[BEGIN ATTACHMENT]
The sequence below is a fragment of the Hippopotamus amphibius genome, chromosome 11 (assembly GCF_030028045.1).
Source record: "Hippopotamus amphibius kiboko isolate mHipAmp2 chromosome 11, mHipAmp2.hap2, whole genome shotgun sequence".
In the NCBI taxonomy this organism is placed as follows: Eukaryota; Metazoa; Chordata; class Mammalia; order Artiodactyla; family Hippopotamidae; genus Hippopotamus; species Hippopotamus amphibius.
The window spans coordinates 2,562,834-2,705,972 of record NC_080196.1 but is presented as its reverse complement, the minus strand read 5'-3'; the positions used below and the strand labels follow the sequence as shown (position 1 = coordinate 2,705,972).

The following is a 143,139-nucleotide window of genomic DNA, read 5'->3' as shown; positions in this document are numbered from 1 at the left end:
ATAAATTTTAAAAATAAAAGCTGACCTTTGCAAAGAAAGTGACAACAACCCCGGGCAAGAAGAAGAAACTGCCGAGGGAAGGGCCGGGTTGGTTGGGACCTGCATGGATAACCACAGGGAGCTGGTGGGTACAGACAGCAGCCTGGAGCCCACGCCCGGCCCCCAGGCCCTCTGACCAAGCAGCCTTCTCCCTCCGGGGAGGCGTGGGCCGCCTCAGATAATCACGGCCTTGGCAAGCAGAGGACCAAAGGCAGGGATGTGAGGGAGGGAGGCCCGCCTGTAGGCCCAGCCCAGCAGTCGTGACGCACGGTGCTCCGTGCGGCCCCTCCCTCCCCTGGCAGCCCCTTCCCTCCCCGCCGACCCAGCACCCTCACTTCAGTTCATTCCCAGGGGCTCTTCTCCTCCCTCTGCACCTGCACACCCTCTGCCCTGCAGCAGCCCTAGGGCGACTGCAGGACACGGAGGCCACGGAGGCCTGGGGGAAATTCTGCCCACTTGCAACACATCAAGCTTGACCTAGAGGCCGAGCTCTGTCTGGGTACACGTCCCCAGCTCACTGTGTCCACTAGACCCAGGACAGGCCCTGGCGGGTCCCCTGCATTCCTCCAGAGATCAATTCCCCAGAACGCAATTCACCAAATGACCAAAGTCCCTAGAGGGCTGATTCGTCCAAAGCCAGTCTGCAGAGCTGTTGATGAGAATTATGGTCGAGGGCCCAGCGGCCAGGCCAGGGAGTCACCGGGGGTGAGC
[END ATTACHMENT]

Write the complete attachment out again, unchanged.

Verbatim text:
The sequence below is a fragment of the Hippopotamus amphibius genome, chromosome 11 (assembly GCF_030028045.1).
Source record: "Hippopotamus amphibius kiboko isolate mHipAmp2 chromosome 11, mHipAmp2.hap2, whole genome shotgun sequence".
In the NCBI taxonomy this organism is placed as follows: Eukaryota; Metazoa; Chordata; class Mammalia; order Artiodactyla; family Hippopotamidae; genus Hippopotamus; species Hippopotamus amphibius.
The window spans coordinates 2,562,834-2,705,972 of record NC_080196.1 but is presented as its reverse complement, the minus strand read 5'-3'; the positions used below and the strand labels follow the sequence as shown (position 1 = coordinate 2,705,972).

The following is a 143,139-nucleotide window of genomic DNA, read 5'->3' as shown; positions in this document are numbered from 1 at the left end:
ATAAATTTTAAAAATAAAAGCTGACCTTTGCAAAGAAAGTGACAACAACCCCGGGCAAGAAGAAGAAACTGCCGAGGGAAGGGCCGGGTTGGTTGGGACCTGCATGGATAACCACAGGGAGCTGGTGGGTACAGACAGCAGCCTGGAGCCCACGCCCGGCCCCCAGGCCCTCTGACCAAGCAGCCTTCTCCCTCCGGGGAGGCGTGGGCCGCCTCAGATAATCACGGCCTTGGCAAGCAGAGGACCAAAGGCAGGGATGTGAGGGAGGGAGGCCCGCCTGTAGGCCCAGCCCAGCAGTCGTGACGCACGGTGCTCCGTGCGGCCCCTCCCTCCCCTGGCAGCCCCTTCCCTCCCCGCCGACCCAGCACCCTCACTTCAGTTCATTCCCAGGGGCTCTTCTCCTCCCTCTGCACCTGCACACCCTCTGCCCTGCAGCAGCCCTAGGGCGACTGCAGGACACGGAGGCCACGGAGGCCTGGGGGAAATTCTGCCCACTTGCAACACATCAAGCTTGACCTAGAGGCCGAGCTCTGTCTGGGTACACGTCCCCAGCTCACTGTGTCCACTAGACCCAGGACAGGCCCTGGCGGGTCCCCTGCATTCCTCCAGAGATCAATTCCCCAGAACGCAATTCACCAAATGACCAAAGTCCCTAGAGGGCTGATTCGTCCAAAGCCAGTCTGCAGAGCTGTTGATGAGAATTATGGTCGAGGGCCCAGCGGCCAGGCCAGGGAGTCACCGGGGGTGAGC